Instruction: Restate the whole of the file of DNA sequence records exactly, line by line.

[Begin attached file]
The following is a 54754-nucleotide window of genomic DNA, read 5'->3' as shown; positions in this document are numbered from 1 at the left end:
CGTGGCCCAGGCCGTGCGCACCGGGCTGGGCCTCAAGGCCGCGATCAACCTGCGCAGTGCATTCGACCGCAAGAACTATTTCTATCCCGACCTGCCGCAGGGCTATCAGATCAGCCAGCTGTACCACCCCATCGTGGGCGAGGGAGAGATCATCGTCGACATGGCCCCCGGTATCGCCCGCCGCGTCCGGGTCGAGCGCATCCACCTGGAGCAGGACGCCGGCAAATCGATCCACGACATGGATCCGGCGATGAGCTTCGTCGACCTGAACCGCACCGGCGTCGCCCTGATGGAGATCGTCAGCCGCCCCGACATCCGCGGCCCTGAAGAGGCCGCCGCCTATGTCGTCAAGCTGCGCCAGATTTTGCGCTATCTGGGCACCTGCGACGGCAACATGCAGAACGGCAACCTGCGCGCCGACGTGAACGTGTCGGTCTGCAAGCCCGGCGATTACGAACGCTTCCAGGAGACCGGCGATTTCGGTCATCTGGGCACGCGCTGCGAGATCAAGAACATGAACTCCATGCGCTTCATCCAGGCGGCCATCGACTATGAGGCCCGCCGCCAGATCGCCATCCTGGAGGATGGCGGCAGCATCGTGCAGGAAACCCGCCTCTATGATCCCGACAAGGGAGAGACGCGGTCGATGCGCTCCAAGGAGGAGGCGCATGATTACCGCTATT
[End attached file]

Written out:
The following is a 54754-nucleotide window of genomic DNA, read 5'->3' as shown; positions in this document are numbered from 1 at the left end:
CGTGGCCCAGGCCGTGCGCACCGGGCTGGGCCTCAAGGCCGCGATCAACCTGCGCAGTGCATTCGACCGCAAGAACTATTTCTATCCCGACCTGCCGCAGGGCTATCAGATCAGCCAGCTGTACCACCCCATCGTGGGCGAGGGAGAGATCATCGTCGACATGGCCCCCGGTATCGCCCGCCGCGTCCGGGTCGAGCGCATCCACCTGGAGCAGGACGCCGGCAAATCGATCCACGACATGGATCCGGCGATGAGCTTCGTCGACCTGAACCGCACCGGCGTCGCCCTGATGGAGATCGTCAGCCGCCCCGACATCCGCGGCCCTGAAGAGGCCGCCGCCTATGTCGTCAAGCTGCGCCAGATTTTGCGCTATCTGGGCACCTGCGACGGCAACATGCAGAACGGCAACCTGCGCGCCGACGTGAACGTGTCGGTCTGCAAGCCCGGCGATTACGAACGCTTCCAGGAGACCGGCGATTTCGGTCATCTGGGCACGCGCTGCGAGATCAAGAACATGAACTCCATGCGCTTCATCCAGGCGGCCATCGACTATGAGGCCCGCCGCCAGATCGCCATCCTGGAGGATGGCGGCAGCATCGTGCAGGAAACCCGCCTCTATGATCCCGACAAGGGAGAGACGCGGTCGATGCGCTCCAAGGAGGAGGCGCATGATTACCGCTATT